Taking Back Sunday singer Adam Lazzara says the band didn’t know what the Great South Bay Music Festival was all about when they first headlined it in 2014.
“We didn’t know what to expect,” said Lazzara, calling from his North Carolina home. “B.B. King was headlining a couple days after us. But when we got there, it was a fun time.”
It was so much fun that the Long Beach-based rockers jumped at the chance to headline the opening night of the festival again this year, on July 13, their final show before heading out on a summer tour that includes shows at Webster Hall on July 14 and July 15.
“The lineup should be awesome,” Lazzara says. “It’s our friends like Saves the Day and New Found Glory. It will be great to see them again.”
Jim Faith, the festival’s co-founder and producer, says that seeing headliners return validates what the Patchogue festival has been doing for the past 11 years, growing into Long Island’s largest music event. That validation also comes when outsiders like Canadian travel agency Flight Network recently named the Great South Bay fest one of the most exciting music festivals in the world this year.
“We’re just growing in an organic way,” said Faith, adding that ticket sales this year are stronger than ever for a slate that also includes Gov’t Mule headlining July 15 and The Zombies and Plainedge native Eddie Money closing out July 16. “We’re more of a community roots festival. We just try to lay some new music on people.”
Nick Hexum, singer of July 14’s headliners 311, says the band didn’t know what to expect when it first headlined the festival in 2015, especially when the band was driving around Patchogue trying to get to Shorefront Park.
“We thought, ‘What an unusual setting!’ ” Hexum said. “It turned out to be an awesome party, though. There was all this new energy in this big, open place and we had a great, rowdy, boisterous crowd. We’re excited to be back out there.”
Lazzara says Taking Back Sunday is excited to be back on tour again this summer after a few months of weekend festival shows. “We’re always tinkering with things,” said Lazzara, adding that the band will start working on the follow-up to last year’s “Tidal Wave” when this tour is done. “We’re still working out what songs we want to learn. This tour will be a mix of ‘Tidal Wave’ stuff and older stuff. We’re going to switch things up.”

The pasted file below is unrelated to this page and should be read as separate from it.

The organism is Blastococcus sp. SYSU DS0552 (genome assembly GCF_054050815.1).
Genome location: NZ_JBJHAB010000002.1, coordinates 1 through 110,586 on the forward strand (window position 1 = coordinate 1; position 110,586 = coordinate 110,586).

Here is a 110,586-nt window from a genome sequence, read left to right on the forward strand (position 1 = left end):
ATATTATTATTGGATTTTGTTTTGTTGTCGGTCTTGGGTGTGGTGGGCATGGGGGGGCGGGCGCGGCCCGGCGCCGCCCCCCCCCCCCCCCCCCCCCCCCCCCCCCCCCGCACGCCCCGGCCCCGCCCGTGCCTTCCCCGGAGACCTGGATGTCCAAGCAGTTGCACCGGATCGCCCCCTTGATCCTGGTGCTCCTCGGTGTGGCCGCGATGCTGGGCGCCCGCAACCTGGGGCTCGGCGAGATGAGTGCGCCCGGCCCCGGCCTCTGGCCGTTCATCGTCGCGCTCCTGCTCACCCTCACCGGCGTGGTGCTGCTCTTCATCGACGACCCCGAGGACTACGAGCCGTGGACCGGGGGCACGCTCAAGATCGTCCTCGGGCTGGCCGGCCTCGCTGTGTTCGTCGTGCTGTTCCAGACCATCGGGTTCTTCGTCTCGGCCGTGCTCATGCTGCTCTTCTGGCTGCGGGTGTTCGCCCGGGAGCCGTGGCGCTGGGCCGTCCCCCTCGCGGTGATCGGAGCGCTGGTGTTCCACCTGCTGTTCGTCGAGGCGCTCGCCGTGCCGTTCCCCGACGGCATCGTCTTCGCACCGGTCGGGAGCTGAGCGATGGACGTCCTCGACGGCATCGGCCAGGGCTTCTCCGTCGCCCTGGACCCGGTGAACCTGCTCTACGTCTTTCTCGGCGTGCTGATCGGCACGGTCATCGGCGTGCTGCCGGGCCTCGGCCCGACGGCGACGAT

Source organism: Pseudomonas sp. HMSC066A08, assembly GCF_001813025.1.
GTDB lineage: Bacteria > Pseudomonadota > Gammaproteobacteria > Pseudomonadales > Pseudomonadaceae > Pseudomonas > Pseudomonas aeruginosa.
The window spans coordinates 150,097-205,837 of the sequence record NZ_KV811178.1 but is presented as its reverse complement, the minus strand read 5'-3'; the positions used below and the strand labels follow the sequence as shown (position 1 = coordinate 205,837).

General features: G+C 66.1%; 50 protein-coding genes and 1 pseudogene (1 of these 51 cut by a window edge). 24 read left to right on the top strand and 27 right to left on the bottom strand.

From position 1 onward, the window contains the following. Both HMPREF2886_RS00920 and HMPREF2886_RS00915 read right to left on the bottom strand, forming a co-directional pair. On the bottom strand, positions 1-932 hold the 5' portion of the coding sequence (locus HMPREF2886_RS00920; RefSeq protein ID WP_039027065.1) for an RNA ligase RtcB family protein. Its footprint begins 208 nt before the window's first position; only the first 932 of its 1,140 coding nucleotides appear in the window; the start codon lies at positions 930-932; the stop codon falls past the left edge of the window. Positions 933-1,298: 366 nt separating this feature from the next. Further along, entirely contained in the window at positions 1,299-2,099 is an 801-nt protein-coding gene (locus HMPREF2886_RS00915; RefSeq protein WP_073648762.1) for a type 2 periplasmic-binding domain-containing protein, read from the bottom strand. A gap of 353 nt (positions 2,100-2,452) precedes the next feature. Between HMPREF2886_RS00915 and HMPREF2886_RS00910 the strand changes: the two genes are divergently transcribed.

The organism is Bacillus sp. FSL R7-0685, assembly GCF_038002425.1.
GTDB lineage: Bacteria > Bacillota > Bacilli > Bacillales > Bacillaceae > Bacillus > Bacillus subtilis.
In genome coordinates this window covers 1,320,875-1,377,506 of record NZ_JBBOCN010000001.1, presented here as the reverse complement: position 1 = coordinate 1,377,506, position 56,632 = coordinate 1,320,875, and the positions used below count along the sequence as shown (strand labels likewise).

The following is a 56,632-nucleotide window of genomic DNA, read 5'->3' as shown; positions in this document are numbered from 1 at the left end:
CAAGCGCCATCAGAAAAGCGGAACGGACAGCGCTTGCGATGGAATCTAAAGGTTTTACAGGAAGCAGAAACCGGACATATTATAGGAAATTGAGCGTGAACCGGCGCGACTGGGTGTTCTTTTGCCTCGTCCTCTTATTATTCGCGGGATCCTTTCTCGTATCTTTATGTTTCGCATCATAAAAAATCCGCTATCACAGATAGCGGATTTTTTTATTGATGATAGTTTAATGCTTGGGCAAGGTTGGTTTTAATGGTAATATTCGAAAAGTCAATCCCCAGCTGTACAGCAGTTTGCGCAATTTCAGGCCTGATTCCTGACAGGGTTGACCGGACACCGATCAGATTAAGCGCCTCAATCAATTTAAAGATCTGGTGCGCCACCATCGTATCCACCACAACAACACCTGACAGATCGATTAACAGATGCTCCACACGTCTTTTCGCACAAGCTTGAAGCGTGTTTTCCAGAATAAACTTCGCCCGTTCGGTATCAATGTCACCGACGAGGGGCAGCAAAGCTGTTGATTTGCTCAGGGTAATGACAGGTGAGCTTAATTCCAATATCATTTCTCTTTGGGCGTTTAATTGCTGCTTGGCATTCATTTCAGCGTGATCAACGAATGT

WHAT Great South Bay Music Festival
WHEN | WHERE 5 p.m. July 13 and 14; 1 p.m. July 15; noon July 16, Shorefront Park, Patchogue
INFO $42.50 for July 13 and 14; $37.50 for July 15 and 16; 877-987-6487, ticketfly.com
THE 311 ‘MOSAIC’
Nick Hexum says his band, 311, doesn’t take the easy path very often.
“I like creating hurdles for myself,” the 311 singer says, adding that he purposefully stretched vocally on the band’s new album, “Mosaic” (BMG). “There’s an urgency when you sing at the top of your range and you’re up there belting.”
He says the band’s challenge on its current tour is to add as many new songs as it can to its set. “After 27 years as a band, a shot of newness is quite welcome,” Hexum says. “And the fans, they want the new stuff.”
It’s that fan support that turns a new song like “On a Roll” into an immediate singalong and has also led to 311’s own line of beer (311 Amber Ale), marijuana (Grassroots Uplifter) and its own cruise.
“311 has evolved into more than just a band,” Hexum says. “It’s a community, a lifestyle, a way to look at the world.”
— GLENN GAMBOA